Once the program is activated, the robot arm goes to work, welding the materials and moving itself and the work platform to align the piece properly. After welding, the welded piece is allowed to cool, and the next programmed item is clamped to the work platform for the next welding task.

Pros of robotic welding

Robotic welding offers certain advantages over manual welding processes.

Quality of workmanship

  • Robotic welding provides precise and uniform welds that meet strict industry standards.
  • Prescribed amounts of welding wire and gas are used precisely, resulting in less waste and reduced material costs.
  • Expertise is handled by a computer program, improving efficiency and consistency.
  • Robotic welding cells can operate around the clock, improving turnaround time.
  • The use of advanced software and controls allows for the optimization of the welding process, resulting in improved efficiency, quality, and consistency.


Pros of robotic welding

  • Robotic welding offers significant advantages in high-production manufacturing environments, allowing a single robot to perform repetitive tasks precisely and consistently over long hours.
  • Traditional manufacturing methods that rely on skilled human welders may require multiple shifts or risk falling behind when meeting production demands.
  • Robotic welders work faster with zero degrees of variance when it comes to the consistency of their work, ensuring the uniformity of products.
  • The ease of operating a robotic welder after training allows for a more flexible workforce minimizing downtime due to limited resources.

Health and Safety

  • Robotic welding reduces the risk of injury to workers by eliminating the need for direct human involvement in the welding process.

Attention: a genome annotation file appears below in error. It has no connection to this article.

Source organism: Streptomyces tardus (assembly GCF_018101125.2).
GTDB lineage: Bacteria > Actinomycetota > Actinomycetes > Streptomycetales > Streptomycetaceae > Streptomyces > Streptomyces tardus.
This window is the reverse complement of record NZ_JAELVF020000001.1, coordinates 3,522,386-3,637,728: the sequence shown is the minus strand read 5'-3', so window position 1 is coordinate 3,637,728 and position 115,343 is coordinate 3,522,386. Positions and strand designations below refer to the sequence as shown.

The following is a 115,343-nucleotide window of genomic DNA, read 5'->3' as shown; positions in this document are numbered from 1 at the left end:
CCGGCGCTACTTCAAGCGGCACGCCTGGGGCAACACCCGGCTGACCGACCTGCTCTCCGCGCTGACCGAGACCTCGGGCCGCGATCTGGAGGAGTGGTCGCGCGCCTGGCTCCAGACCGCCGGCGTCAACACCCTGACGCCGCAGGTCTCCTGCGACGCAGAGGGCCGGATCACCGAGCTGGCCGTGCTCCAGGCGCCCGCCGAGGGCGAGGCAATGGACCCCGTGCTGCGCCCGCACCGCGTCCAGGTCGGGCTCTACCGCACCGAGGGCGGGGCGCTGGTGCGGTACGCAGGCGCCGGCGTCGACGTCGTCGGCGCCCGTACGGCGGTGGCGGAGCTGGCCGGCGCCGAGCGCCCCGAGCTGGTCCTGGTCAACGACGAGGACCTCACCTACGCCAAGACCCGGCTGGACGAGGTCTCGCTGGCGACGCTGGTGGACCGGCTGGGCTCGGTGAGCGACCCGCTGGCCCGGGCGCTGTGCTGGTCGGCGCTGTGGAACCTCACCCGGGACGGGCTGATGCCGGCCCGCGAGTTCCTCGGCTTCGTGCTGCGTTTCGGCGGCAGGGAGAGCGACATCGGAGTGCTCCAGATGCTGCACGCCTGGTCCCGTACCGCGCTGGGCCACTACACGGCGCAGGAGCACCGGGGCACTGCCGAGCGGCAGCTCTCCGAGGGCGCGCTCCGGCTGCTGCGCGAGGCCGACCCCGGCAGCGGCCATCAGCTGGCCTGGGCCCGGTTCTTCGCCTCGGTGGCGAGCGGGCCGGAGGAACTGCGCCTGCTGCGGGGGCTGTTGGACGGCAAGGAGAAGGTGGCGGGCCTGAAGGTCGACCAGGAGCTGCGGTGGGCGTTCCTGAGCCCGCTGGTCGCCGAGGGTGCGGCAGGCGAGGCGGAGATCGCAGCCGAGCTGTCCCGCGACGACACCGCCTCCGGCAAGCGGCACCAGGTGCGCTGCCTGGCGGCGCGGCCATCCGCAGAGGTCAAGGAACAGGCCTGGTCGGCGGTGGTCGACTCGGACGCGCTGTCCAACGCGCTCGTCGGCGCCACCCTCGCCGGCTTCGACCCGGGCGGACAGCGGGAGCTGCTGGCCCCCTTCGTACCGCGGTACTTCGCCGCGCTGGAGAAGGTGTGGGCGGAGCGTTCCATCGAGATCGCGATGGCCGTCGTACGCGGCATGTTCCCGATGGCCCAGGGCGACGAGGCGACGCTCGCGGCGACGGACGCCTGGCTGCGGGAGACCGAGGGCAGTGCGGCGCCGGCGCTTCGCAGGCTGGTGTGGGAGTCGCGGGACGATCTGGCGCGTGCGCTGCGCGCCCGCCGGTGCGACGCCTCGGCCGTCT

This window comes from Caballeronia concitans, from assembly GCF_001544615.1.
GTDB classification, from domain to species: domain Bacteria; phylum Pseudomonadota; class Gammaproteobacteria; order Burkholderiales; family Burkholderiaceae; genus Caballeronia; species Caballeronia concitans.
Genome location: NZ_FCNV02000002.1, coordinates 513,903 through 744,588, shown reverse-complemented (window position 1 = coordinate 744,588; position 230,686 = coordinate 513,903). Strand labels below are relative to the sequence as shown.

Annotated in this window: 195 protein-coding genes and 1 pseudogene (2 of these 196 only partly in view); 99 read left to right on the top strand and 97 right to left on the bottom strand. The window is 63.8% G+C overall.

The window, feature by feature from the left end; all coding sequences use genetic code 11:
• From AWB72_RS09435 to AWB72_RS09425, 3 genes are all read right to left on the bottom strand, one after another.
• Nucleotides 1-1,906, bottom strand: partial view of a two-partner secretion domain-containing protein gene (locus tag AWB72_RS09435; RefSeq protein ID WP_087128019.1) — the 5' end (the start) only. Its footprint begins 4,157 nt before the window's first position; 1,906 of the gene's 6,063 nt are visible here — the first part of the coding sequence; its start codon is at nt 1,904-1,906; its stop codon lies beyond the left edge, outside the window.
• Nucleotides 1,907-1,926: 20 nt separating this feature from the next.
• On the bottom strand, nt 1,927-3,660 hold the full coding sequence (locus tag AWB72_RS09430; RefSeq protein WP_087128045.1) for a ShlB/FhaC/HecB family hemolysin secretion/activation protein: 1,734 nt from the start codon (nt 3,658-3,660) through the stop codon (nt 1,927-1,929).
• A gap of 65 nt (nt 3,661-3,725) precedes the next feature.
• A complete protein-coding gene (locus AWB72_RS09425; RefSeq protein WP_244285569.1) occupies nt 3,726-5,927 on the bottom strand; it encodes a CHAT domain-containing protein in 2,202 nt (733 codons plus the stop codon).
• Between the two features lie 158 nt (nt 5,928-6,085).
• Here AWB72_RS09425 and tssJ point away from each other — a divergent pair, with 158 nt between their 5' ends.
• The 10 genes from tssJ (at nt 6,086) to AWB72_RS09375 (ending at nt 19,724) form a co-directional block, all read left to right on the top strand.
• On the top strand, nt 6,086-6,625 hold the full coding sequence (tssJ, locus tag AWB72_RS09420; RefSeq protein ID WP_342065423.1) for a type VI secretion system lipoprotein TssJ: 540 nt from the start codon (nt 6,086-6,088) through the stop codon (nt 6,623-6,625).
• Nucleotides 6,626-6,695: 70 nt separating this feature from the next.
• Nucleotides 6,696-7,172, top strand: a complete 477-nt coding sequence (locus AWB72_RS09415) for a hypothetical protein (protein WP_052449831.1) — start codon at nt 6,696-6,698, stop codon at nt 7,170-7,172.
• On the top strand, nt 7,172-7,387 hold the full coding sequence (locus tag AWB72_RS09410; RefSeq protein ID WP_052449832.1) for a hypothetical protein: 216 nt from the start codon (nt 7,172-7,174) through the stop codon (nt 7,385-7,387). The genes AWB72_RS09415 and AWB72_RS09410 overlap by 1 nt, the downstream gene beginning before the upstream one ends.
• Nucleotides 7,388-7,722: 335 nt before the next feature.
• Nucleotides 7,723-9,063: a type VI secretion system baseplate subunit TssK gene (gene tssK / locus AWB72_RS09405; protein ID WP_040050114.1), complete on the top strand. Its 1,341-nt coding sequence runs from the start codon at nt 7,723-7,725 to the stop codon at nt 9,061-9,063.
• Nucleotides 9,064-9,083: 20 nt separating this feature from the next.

• By reducing exposure to harmful fumes and radiation, robotic welding can significantly improve the health and safety of workers.
  • The use of robotic welding technology can help companies comply with safety regulations and avoid potential fines and legal issues related to workplace safety.

Cons of robotic welding

Here are some disadvantages of robotic welding you should know:

  • Initial setup: Setup for a job may involve creating a new program or modifying an existing one, selecting the appropriate welding wire and gas, and configuring the welding system’s parameters to ensure optimal performance. This initial setup for a job may require a significant investment of time and resources.
  • Limited flexibility: While robotic welders are great for repetitive tasks and large-scale production runs, they may not be as well-suited to smaller, more specialized welding jobs that require a high degree of flexibility and customization.
  • Lack of adaptability: While robotic welding is excellent at welding consistent products over long periods, it may not be as adaptable as human welders in situations where designs, materials, or welding processes need to be changed quickly.
  • Not portable: Robotic welding devices weigh several hundred pounds and must be installed in a controlled environment to function properly.  
  • Not weather resistant: Some portability limitations apply to weather and environmental conditions. Trained welders can weld in the rain, snow, underwater, and in blowing sand if necessary. Robotic welders are limited to factory or laboratory environments where the elements won’t damage them.

Contact us

Get in touch with us if you want to take advantage of the latest robotic welding technology to create products that meet your specifications. We provide increased efficiency and flexibility for manufacturers and engineers with a variety of robotic welding services.

Reach out for technical know-how experience that will catapult your welding needs into the next century. Our specialists know metal fabrication, welding, and other metalcraft needs.